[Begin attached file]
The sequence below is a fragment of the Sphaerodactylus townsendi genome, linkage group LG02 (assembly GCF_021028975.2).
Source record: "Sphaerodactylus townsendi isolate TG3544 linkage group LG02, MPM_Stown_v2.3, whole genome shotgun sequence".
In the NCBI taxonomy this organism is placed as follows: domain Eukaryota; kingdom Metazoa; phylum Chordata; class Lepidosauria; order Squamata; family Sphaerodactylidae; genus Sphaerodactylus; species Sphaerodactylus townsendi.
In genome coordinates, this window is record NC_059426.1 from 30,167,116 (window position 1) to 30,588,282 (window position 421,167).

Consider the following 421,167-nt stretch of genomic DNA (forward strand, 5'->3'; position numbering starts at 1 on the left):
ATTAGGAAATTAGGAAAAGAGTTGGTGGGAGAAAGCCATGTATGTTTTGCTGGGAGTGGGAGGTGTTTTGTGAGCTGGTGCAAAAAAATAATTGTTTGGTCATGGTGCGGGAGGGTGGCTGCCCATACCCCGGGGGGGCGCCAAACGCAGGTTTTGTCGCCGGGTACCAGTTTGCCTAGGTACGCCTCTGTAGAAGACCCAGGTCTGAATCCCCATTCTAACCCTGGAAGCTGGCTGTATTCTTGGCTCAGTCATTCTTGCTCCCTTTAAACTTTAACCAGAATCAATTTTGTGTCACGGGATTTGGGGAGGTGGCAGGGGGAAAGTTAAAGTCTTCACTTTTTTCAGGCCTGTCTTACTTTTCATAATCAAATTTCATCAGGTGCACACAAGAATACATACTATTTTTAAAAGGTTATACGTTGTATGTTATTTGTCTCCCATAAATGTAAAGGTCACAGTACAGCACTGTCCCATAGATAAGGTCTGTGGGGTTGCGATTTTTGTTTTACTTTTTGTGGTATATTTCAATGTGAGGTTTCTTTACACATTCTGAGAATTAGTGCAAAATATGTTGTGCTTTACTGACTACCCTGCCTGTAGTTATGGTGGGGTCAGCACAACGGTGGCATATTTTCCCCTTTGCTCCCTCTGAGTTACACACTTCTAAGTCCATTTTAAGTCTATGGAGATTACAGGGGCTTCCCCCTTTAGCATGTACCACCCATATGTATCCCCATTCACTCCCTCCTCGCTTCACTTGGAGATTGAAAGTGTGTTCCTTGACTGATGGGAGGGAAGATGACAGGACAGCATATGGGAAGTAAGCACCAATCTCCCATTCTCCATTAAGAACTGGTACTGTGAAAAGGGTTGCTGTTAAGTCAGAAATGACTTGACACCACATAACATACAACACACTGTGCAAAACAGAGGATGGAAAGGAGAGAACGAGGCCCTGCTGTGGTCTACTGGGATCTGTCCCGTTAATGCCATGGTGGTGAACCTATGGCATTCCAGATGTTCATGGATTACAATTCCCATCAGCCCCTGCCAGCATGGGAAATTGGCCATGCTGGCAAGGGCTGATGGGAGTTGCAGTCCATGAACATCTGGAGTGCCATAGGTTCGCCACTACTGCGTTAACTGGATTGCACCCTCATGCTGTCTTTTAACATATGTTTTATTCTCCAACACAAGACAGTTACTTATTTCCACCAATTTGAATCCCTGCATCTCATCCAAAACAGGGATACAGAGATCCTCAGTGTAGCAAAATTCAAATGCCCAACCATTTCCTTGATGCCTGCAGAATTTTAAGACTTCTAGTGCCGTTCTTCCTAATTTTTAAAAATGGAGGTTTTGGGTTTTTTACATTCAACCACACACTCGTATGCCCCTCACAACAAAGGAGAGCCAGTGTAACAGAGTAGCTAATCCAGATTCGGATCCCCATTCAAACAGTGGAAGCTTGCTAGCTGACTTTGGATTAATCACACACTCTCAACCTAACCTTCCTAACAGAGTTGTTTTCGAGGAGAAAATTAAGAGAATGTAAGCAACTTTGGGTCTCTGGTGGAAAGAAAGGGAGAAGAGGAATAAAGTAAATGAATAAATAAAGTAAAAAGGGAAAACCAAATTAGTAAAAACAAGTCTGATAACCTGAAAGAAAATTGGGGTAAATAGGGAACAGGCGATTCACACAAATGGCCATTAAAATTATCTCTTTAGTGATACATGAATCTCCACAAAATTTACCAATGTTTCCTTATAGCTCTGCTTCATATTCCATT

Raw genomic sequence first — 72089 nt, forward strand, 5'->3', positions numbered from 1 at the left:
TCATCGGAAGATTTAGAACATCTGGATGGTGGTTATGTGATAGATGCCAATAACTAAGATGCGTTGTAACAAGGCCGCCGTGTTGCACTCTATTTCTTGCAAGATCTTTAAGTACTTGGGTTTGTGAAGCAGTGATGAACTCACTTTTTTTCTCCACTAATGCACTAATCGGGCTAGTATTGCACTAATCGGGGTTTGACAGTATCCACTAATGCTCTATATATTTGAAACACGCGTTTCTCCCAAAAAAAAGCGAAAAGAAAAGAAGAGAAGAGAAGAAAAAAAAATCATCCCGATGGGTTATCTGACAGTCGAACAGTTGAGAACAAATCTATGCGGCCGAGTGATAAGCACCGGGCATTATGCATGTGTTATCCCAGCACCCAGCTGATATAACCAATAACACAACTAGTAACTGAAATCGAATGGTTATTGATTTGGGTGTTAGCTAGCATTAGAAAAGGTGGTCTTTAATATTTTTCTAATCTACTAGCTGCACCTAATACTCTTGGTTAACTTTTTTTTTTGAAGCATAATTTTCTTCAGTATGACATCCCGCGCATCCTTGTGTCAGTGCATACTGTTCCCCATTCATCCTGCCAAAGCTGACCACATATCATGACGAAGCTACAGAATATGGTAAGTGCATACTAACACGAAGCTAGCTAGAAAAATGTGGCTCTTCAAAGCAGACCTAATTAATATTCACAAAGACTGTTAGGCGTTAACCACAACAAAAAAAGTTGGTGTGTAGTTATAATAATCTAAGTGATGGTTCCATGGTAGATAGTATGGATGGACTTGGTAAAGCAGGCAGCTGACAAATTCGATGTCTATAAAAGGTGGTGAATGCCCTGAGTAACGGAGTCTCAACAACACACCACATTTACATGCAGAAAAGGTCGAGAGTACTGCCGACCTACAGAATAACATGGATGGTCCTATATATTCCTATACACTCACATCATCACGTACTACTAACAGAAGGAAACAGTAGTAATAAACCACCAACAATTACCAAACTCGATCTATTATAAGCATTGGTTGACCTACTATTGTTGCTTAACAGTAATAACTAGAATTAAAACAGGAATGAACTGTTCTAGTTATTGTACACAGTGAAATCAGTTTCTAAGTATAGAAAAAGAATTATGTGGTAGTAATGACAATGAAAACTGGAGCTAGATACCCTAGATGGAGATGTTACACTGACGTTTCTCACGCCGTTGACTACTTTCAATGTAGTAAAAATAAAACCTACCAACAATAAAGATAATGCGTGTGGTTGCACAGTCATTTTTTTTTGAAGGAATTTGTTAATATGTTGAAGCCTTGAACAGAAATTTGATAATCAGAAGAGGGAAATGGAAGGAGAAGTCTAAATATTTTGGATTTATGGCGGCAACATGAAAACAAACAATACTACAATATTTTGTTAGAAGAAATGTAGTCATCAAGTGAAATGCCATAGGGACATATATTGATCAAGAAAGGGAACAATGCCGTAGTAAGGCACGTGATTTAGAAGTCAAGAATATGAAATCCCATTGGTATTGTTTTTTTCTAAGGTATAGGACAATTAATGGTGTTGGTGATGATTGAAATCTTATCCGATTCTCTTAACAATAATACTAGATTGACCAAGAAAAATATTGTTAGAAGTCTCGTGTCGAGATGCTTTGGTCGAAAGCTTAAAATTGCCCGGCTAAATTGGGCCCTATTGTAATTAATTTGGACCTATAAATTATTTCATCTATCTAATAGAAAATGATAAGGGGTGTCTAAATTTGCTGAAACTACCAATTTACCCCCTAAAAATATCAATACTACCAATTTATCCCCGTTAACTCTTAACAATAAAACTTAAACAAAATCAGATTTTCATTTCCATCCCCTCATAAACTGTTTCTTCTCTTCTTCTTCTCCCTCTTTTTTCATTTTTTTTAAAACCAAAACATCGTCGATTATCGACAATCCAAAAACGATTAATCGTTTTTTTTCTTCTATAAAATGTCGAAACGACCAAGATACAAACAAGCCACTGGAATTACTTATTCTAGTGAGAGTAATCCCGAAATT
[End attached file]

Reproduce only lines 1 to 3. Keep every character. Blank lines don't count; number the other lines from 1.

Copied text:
The sequence below is a fragment of the Sphaerodactylus townsendi genome, linkage group LG02 (assembly GCF_021028975.2).
Source record: "Sphaerodactylus townsendi isolate TG3544 linkage group LG02, MPM_Stown_v2.3, whole genome shotgun sequence".
In the NCBI taxonomy this organism is placed as follows: domain Eukaryota; kingdom Metazoa; phylum Chordata; class Lepidosauria; order Squamata; family Sphaerodactylidae; genus Sphaerodactylus; species Sphaerodactylus townsendi.